The Middle East's attractiveness pillars: market opportunities and investment programs
Forty-six percent of investors surveyed for this report highlighted the Middle East’s market potential as its key strength. They recognize the opportunities arising from more than 175 million consumers in the region.
The massive infrastructure and development projects, and supportive government investment programs, are the region’s second strongest point. Access to natural resources also remains high on the list of key features.
Respondents hold a mixed view of the diversity and quality of labor force and the macroeconomic stability of the Middle East. Investors also showed concern about the region’s technological readiness, its regulatory environment, R&D capacity and access to local investors.
Large market size and high purchasing power
In response to our survey, business leaders highlighted the Middle East’s market opportunities — large market size and high purchasing power — as the key investment attractions. Population in the Middle East grew at a CAGR of approximately 3% from 2001 to 2011, and it currently stands at more than 175 million people.
The region’s population is relatively young, with a median age of 25 years. This is below the world average of 29, Asia’s average of 29, Latin America’s of 27.7 and far below the developed nations’ averages — Europe’s is 40.2 and North America’s 36.9.
This large, youthful population is also one of the wealthiest in the world. The UAE, Qatar and Kuwait qualify as high-income countries with a mean wealth of more than US$100,000 per adult in 2011. The number of millionaires in the region grew by 2.7% in 2011, where the global average was only 0.8%.This sizeable and affluent population has been attracting many luxury brands, such as Hermès, La Prairie, and Louis Vuitton.
Investment and infrastructure programs
For 37% of our respondents, government investment programs and infrastructure spending is the most attractive feature of the Middle East. Many Middle Eastern countries are trying to compensate for their fading external growth through fiscal programs.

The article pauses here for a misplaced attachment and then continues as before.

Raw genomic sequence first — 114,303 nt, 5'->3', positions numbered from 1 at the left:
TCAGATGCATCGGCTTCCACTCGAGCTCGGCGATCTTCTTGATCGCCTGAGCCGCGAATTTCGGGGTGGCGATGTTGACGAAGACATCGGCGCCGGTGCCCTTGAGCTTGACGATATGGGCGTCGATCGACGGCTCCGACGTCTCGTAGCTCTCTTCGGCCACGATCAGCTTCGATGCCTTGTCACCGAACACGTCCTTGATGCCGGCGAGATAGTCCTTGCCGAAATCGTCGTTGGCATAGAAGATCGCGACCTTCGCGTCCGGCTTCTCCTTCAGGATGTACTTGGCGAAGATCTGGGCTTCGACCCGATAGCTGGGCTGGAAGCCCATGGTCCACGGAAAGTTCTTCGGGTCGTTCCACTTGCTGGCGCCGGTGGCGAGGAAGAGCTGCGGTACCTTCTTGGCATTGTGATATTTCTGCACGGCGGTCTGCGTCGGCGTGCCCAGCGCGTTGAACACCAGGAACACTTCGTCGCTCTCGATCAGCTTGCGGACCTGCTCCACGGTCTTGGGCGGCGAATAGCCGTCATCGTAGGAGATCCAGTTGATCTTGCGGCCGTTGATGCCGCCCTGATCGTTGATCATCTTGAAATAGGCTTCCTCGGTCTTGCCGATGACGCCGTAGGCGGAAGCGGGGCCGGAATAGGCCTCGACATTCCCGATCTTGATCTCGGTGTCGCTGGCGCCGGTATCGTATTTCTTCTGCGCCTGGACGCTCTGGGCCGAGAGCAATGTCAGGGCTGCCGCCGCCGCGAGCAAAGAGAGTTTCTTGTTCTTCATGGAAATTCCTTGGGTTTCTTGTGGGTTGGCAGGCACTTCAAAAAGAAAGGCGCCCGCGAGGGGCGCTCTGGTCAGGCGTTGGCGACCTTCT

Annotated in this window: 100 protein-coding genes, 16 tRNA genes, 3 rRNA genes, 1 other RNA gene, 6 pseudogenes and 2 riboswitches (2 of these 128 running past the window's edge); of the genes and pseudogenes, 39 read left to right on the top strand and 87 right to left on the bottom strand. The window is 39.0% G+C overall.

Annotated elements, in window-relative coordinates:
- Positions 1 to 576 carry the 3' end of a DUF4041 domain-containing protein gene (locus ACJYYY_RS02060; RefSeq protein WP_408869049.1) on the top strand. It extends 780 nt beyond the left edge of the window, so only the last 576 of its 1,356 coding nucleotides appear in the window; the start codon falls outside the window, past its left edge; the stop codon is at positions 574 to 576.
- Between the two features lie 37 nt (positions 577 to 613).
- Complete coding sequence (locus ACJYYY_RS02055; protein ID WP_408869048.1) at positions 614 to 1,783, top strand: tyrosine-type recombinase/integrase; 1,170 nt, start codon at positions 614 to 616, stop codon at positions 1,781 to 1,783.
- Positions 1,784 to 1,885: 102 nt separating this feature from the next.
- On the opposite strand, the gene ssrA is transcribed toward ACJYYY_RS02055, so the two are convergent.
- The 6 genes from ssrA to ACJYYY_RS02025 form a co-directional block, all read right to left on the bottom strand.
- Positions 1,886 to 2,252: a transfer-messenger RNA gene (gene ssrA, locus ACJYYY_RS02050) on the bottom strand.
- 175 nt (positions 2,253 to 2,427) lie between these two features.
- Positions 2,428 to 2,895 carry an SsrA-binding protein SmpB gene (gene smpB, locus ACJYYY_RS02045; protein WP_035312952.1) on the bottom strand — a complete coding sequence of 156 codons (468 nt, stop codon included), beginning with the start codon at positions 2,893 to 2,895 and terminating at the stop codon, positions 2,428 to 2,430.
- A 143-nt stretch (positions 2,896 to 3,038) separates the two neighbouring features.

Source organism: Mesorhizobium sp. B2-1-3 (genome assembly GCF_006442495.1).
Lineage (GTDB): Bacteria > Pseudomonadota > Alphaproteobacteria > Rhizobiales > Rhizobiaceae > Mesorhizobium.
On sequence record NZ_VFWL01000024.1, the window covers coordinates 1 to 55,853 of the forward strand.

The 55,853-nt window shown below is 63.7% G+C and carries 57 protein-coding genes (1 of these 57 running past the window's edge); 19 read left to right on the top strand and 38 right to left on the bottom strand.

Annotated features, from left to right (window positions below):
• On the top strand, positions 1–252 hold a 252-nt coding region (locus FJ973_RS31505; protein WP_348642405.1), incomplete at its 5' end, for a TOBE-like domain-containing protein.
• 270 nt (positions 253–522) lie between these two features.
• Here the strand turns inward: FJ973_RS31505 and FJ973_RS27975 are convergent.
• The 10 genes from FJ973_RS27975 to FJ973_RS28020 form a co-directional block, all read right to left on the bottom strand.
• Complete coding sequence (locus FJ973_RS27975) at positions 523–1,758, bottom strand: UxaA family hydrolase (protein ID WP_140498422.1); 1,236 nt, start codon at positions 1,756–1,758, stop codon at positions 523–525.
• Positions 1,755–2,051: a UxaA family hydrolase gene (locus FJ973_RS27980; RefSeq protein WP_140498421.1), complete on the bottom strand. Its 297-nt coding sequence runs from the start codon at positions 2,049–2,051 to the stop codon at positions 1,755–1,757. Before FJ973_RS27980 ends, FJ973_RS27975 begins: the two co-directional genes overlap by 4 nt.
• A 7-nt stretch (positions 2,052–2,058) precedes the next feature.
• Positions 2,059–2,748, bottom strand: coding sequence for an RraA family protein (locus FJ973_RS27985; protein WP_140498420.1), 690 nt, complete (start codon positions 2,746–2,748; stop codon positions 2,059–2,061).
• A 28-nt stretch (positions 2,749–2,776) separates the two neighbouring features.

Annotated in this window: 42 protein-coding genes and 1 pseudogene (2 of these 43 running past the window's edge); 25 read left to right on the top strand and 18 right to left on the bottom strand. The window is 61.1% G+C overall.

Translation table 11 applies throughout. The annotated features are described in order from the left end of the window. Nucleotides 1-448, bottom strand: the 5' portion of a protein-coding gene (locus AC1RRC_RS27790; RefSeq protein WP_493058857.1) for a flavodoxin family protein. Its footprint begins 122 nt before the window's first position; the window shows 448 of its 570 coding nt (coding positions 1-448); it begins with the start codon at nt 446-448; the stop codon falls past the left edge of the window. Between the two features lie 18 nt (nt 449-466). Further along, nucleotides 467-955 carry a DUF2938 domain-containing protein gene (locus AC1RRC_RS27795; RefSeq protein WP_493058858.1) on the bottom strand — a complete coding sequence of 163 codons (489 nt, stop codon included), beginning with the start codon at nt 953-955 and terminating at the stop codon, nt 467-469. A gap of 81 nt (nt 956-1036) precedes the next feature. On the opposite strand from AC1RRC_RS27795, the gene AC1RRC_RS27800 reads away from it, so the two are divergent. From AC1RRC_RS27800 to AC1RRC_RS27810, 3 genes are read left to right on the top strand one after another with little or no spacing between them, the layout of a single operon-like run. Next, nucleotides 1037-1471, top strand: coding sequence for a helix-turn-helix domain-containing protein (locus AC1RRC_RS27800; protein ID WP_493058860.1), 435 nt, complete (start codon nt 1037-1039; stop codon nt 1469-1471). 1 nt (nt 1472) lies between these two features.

For instance, Saudi Arabia has launched a multi-year spending package equivalent to 19% of GDP, focusing on capital spending and directed mostly at the housing sector. In 2011, most of the extra spending was on increased employment and social welfare, including wages and subsidies.
Egypt has implemented a similar program, focusing on expanding subsidies and transfers, in response to the economic downturn and higher commodity prices. Qatar, Saudi Arabia and the UAE have also maintained their already low interest rates.
To keep pace with a growing population and increasing urbanization, as well as to develop a more balanced economy, countries in the Middle East have been directing funds toward infrastructure development with a focus on education, health care, transportation and power generation.
Many countries are inviting both private sector and international partners to be part of the massive infrastructure and development projects through public-private partnerships (PPPs). In the 2000s, on average, countries in the MENA region spent 8%-10% of GDP on infrastructure.
This was a similar level to spending in other rapid-growth markets, such as India (8% of GDP) and China (9% of GDP) in 2011.This is a much larger commitment to infrastructure in comparison with the developed world; for instance, spending was 2.4% of GDP for the US and 5% for Europe.
A combination of consistently high crude oil prices and high production levels has enabled regional governments to push these infrastructure investments. According to the World Bank, MENA’s infrastructure investment and maintenance needs through 2020 require around US$106 billion per year — a tempting opportunity for foreign investors.
Abundant natural resources
Plentiful oil and natural gas reserves, increasing worldwide demand and rising fuel prices have protected the Middle Eastern economy from the global downturn to a large extent. Access to natural resources is the Middle East’s most competitive feature, according to 30% of our respondents. Interestingly, 44% of investors not yet present in the region, versus only 24% of investors with operations there, believe natural resources to be the most attractive feature.
Less than 10% of the investors that we surveyed thought that the Middle East’s technological readiness, research and innovation capabilities were attractive. This is also reflected in the region’s mediocre global ranking in these areas: